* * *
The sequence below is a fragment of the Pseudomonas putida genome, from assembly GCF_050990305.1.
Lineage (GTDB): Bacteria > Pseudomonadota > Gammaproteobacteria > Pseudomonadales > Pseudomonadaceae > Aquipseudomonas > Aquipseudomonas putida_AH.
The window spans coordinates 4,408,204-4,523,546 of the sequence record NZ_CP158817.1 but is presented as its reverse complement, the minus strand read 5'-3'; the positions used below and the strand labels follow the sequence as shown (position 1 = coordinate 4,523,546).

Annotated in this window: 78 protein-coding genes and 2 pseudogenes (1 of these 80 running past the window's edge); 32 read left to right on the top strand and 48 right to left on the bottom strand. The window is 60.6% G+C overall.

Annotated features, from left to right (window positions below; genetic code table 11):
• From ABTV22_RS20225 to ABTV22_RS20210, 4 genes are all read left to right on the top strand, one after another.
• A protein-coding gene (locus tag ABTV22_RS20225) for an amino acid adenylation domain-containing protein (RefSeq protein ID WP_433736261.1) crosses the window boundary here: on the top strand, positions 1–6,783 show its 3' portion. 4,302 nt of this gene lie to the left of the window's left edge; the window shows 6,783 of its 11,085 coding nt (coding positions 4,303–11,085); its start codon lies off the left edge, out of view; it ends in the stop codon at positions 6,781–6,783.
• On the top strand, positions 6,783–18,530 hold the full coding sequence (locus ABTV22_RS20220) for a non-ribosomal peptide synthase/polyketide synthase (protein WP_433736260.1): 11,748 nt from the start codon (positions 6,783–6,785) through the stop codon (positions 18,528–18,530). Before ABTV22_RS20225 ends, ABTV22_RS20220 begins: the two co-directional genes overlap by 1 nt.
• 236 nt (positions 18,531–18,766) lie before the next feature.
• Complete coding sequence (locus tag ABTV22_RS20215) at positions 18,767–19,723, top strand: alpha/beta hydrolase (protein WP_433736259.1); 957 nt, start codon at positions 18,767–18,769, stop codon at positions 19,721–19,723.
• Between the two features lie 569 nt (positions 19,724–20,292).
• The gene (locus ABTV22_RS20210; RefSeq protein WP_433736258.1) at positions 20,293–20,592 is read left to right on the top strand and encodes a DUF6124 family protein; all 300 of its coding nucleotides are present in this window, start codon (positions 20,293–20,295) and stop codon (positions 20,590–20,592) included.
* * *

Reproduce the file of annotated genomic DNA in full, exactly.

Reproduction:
The sequence below is a fragment of the Pseudomonas putida genome, from assembly GCF_050990305.1.
Lineage (GTDB): Bacteria > Pseudomonadota > Gammaproteobacteria > Pseudomonadales > Pseudomonadaceae > Aquipseudomonas > Aquipseudomonas putida_AH.
The window spans coordinates 4,408,204-4,523,546 of the sequence record NZ_CP158817.1 but is presented as its reverse complement, the minus strand read 5'-3'; the positions used below and the strand labels follow the sequence as shown (position 1 = coordinate 4,523,546).

Annotated in this window: 78 protein-coding genes and 2 pseudogenes (1 of these 80 running past the window's edge); 32 read left to right on the top strand and 48 right to left on the bottom strand. The window is 60.6% G+C overall.

Annotated features, from left to right (window positions below; genetic code table 11):
• From ABTV22_RS20225 to ABTV22_RS20210, 4 genes are all read left to right on the top strand, one after another.
• A protein-coding gene (locus tag ABTV22_RS20225) for an amino acid adenylation domain-containing protein (RefSeq protein ID WP_433736261.1) crosses the window boundary here: on the top strand, positions 1–6,783 show its 3' portion. 4,302 nt of this gene lie to the left of the window's left edge; the window shows 6,783 of its 11,085 coding nt (coding positions 4,303–11,085); its start codon lies off the left edge, out of view; it ends in the stop codon at positions 6,781–6,783.
• On the top strand, positions 6,783–18,530 hold the full coding sequence (locus ABTV22_RS20220) for a non-ribosomal peptide synthase/polyketide synthase (protein WP_433736260.1): 11,748 nt from the start codon (positions 6,783–6,785) through the stop codon (positions 18,528–18,530). Before ABTV22_RS20225 ends, ABTV22_RS20220 begins: the two co-directional genes overlap by 1 nt.
• 236 nt (positions 18,531–18,766) lie before the next feature.
• Complete coding sequence (locus tag ABTV22_RS20215) at positions 18,767–19,723, top strand: alpha/beta hydrolase (protein WP_433736259.1); 957 nt, start codon at positions 18,767–18,769, stop codon at positions 19,721–19,723.
• Between the two features lie 569 nt (positions 19,724–20,292).
• The gene (locus ABTV22_RS20210; RefSeq protein WP_433736258.1) at positions 20,293–20,592 is read left to right on the top strand and encodes a DUF6124 family protein; all 300 of its coding nucleotides are present in this window, start codon (positions 20,293–20,295) and stop codon (positions 20,590–20,592) included.